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Affirmative action, after what seemed like a lengthy departure from the headlines, has catapulted back into the public view in large part because of the civil rights lawsuit of Yale freshman Jian Li.
When I told my mom, an ESL teacher at a parochial high school in North Philadelphia, the general outline of the current uproar over Asian Americans and college admissions, she became angry, lifted her voice, and said “This is ridiculous! ‘Over-represented?’ My kids’ parents can’t even speak English! [The kids] work for five or six hours each night in their parents’ stores, and still manage to get all of their homework done by the next day. Without fail. They work harder than anyone.”
You see, my mother works with a large number of Asian-American students, almost all of whom are recent arrivals from China, Indonesia, Vietnam, and Thailand. She went on to detail the superhuman—to me at least—exertions of her students and their parents. Yes, the “hard working immigrant” is a standby American cliché, but the people I had described to me were dedicated in a way that I can only vaguely imagine.
Now because my mother’s students are from decidedly unprivileged economic backgrounds—many of their parents owe a significant amount of money to the people that “helped” them get out of rural China—Ivy League schools are absolutely out of the question. Instead many get scholarships to local schools such as Temple or Drexel. Yet it strikes me as profoundly unfair that these students, or perhaps more realistically their children, could be deemed by some admissions officer to be an “over-represented” minority, and thus really not a minority at all.
Justifying the school’s current policy, The Daily Princetonian incredulously noted “While we all aspire to some mythical ‘colorblind’ society, our society continues to treat people differently based on their race and ethnicity.” While it is possible to disagree about the degree to which racial differences affect life experience in America, only the most foolish would suggest that they do not exist. Yet what is profoundly mystifying to me, is why racism, or “differential treatment,” or whatever else one sees fit to call it, is somehow supposed to magically skip over Asian Americans in general and the sort of first-generation Asian Americans taught by my mother in particular.
What conceivable sort of advantage is provided by having non-English speaking parents who work at least 12 hours a day in menial labor? Clearly such people face some economic barriers and racial discrimination, so why is their treatment not worthy of redress? Is there some sort of “racism scale” on which the difficulties faced by Asians are smaller than those faced by either Hispanics or blacks? If so, who makes such a scale and, more importantly, who is doing the weighing?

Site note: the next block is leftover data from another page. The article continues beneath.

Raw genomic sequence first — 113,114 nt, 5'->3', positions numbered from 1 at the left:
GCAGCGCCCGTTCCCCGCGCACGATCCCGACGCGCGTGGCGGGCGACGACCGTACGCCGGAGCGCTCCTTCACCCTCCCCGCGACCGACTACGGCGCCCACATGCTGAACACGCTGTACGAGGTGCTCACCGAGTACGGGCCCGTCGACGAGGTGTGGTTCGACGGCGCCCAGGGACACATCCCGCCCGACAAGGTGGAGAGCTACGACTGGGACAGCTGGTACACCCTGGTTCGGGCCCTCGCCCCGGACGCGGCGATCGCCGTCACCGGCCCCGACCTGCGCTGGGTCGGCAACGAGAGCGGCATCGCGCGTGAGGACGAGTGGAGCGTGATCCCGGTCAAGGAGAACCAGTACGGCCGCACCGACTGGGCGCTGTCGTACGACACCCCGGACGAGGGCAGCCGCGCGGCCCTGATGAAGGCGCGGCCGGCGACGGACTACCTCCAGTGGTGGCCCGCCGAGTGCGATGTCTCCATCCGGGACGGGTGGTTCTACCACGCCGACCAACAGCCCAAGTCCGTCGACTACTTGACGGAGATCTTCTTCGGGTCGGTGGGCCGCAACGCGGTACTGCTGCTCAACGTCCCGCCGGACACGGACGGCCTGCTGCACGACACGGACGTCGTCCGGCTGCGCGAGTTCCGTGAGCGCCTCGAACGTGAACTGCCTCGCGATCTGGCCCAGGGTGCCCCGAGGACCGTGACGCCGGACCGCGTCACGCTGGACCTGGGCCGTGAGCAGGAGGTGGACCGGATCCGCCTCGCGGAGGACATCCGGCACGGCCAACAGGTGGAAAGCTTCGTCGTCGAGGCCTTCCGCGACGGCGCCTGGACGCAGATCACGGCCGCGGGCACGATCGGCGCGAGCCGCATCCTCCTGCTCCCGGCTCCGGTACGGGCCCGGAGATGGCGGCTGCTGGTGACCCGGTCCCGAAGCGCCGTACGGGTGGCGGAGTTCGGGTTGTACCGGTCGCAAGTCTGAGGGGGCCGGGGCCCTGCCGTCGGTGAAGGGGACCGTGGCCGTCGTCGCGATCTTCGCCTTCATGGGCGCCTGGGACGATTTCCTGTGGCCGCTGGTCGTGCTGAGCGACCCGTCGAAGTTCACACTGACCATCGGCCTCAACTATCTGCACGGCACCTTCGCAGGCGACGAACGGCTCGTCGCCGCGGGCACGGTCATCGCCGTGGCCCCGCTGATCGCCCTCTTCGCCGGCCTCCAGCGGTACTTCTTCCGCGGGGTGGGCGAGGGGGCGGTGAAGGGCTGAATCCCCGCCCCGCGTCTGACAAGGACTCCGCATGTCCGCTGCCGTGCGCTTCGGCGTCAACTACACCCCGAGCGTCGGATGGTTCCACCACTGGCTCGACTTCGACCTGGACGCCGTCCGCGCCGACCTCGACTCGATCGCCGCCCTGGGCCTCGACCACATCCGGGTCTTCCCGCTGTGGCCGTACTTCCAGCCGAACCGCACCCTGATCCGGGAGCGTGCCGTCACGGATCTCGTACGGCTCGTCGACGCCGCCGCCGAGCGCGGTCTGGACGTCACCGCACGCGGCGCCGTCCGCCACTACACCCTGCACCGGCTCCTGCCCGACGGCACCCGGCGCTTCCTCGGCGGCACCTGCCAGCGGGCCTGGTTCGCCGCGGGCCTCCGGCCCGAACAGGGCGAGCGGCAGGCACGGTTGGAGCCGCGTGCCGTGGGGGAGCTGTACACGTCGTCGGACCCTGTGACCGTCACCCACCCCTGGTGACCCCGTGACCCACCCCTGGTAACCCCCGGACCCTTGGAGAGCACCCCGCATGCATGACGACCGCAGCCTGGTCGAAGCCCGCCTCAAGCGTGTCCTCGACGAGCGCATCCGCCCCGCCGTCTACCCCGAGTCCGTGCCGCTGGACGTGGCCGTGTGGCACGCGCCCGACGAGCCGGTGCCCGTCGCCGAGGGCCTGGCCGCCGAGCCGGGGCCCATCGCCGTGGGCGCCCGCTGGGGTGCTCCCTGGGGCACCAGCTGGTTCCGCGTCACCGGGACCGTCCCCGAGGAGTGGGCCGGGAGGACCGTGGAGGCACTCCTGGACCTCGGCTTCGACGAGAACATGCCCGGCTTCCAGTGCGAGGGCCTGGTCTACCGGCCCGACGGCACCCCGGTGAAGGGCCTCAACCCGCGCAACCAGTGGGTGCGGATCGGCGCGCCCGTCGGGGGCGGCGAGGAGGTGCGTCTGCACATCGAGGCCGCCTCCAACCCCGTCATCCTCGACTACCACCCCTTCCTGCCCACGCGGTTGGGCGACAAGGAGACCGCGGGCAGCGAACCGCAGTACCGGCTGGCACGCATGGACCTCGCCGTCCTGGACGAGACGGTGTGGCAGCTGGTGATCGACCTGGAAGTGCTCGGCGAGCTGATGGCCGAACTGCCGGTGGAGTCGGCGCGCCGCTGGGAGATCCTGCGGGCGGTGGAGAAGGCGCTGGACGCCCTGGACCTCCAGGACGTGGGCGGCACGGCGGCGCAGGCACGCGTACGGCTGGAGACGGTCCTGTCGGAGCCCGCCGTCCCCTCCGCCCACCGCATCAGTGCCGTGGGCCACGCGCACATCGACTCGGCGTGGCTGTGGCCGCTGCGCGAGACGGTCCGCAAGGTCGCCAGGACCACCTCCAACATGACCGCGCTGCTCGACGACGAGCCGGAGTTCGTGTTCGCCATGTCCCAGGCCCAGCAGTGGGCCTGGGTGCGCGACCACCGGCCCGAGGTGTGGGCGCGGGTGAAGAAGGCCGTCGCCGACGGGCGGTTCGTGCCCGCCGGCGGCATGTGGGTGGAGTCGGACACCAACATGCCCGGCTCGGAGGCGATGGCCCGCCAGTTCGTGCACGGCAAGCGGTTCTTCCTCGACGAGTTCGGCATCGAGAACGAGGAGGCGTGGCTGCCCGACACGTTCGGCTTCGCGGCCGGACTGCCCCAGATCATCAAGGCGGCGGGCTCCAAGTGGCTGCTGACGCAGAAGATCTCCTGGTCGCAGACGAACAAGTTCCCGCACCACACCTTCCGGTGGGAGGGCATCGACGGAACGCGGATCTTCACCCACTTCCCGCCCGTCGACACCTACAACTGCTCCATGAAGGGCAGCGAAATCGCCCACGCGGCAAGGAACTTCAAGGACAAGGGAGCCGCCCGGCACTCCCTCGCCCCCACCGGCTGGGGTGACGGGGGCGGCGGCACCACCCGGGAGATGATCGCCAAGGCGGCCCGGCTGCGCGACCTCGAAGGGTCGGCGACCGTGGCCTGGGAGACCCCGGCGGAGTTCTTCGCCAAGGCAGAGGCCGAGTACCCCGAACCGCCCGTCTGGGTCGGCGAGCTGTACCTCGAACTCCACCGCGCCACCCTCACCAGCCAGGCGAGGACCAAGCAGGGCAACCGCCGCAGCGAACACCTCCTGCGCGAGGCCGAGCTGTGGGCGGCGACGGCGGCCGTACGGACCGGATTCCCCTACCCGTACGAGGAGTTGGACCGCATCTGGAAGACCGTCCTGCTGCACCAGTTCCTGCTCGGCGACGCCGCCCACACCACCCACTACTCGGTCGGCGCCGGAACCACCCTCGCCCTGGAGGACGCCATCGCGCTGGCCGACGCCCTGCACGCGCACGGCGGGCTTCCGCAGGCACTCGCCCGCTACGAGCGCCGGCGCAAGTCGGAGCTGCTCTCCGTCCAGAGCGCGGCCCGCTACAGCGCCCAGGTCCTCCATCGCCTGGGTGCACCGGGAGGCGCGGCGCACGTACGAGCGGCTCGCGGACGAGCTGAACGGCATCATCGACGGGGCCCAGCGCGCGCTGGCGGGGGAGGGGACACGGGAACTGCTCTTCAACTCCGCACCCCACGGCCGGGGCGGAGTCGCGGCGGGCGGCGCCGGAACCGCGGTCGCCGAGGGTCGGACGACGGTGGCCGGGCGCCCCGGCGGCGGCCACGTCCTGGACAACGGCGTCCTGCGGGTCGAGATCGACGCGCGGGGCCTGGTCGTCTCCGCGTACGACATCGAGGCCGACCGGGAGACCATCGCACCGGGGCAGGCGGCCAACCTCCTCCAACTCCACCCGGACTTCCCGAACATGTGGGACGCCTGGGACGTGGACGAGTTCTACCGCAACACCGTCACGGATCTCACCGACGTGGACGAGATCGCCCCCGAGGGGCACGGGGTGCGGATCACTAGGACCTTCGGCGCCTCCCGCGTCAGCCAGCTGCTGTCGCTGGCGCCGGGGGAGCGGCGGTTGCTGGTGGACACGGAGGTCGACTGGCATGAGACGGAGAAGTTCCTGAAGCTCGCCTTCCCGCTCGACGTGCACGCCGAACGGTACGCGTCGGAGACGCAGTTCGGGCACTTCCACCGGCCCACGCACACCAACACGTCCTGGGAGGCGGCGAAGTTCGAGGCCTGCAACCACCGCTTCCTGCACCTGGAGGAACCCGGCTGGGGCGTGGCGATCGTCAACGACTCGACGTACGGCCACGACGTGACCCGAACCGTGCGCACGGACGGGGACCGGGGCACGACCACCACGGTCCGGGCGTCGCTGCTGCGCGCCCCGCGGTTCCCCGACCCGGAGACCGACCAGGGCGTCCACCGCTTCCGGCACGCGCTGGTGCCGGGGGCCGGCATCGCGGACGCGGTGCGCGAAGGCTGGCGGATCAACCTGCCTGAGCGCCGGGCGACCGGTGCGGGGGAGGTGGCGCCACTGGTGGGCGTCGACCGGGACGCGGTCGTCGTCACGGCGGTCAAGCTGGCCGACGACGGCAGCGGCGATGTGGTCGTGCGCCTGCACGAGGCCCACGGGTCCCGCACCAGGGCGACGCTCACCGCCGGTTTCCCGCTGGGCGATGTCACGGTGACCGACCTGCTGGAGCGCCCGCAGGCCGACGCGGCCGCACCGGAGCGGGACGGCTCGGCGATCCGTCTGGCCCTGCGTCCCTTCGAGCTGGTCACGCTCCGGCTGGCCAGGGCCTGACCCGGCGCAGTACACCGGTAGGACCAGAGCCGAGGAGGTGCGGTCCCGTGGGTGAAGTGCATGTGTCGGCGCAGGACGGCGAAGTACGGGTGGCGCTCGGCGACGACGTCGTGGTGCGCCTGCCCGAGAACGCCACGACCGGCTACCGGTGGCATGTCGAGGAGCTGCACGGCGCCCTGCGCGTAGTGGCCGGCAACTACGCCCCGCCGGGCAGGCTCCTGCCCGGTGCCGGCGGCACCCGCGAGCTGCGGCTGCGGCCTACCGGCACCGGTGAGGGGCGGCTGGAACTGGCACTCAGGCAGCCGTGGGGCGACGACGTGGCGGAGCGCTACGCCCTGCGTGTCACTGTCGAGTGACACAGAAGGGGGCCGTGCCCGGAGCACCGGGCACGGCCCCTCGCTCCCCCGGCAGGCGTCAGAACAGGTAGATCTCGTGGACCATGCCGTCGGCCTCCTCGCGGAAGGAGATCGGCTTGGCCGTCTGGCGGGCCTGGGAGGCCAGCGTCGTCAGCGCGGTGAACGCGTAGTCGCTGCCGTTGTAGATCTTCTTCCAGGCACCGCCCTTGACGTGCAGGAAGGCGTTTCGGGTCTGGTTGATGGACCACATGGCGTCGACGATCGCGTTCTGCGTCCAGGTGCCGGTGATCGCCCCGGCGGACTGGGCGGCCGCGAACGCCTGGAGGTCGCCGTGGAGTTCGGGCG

I know enough of American history to be skeptical of the establishment and its willingness to open itself up to competition—hello there, legacy admissions!—and I’m thus wary of those who argue that our society is already a meritocratic paradise. I’m also extremely wary of those who claim that the best way to fix this is to engage in a sort of therapeutic racism that, inevitably, is forced to decide who among the minorities is a “deserving” minority and who is an “over-represented” one. In theory, admissions should be done the way many elite colleges claim they are conducted: holistically, with no explicit quantitative benefit for certain races. But looking at admissions data, it seems that colleges are giving such weight to considerations of race that the result is de facto quotas.
As I see it, the only way for the situation to be improved—it is not capable of being perfectly “fixed” since it exists in the decidedly imperfect real world—is to shine a great deal of sunlight on a process that is now quite secretive. If universities want to make “holistic” admissions decisions, that is certainly their prerogative. In fact it is probably the only way to build a campus that doesn’t stink of depression as a quick visit to Caltech or MIT will attest.
However, since the leading private universities receive such massive amounts of federal money, and since their admissions slots are so coveted, I think it would be reasonable if they let the public know more about their admissions practices. More specifically, I think that schools receiving a significant amount of federal money, say $50 million, should be required to publicly release the GPAs, grades, SAT scores, AP scores, lists of extracurricular activities, income, geographic region, and race of all students who applied and the admissions decision rendered on each one. Students would of course be identified anonymously. This would allow the public a better idea of just how schools make their decisionbys, and would allow the statistically inclined to run a few analyses seeing how schools treat people from different regions, races, and economic classes. Would this be imperfect? Absolutely, but I still think it would be vastly better than the current system and would allow the public to verify how schools follow through on their own rhetoric.
Please note that I am not suggesting outside interference in admissions decisions, but merely greater public scrutiny of the process. Given that Li’s suit seems possible only in large part because of incomplete or unavailable information, I think that, in the long run, this plan could only help Harvard and other similar schools.
Mark A. Adomanis ’07 is a government concentrator in Eliot House. His column appears on alternate Thursdays.
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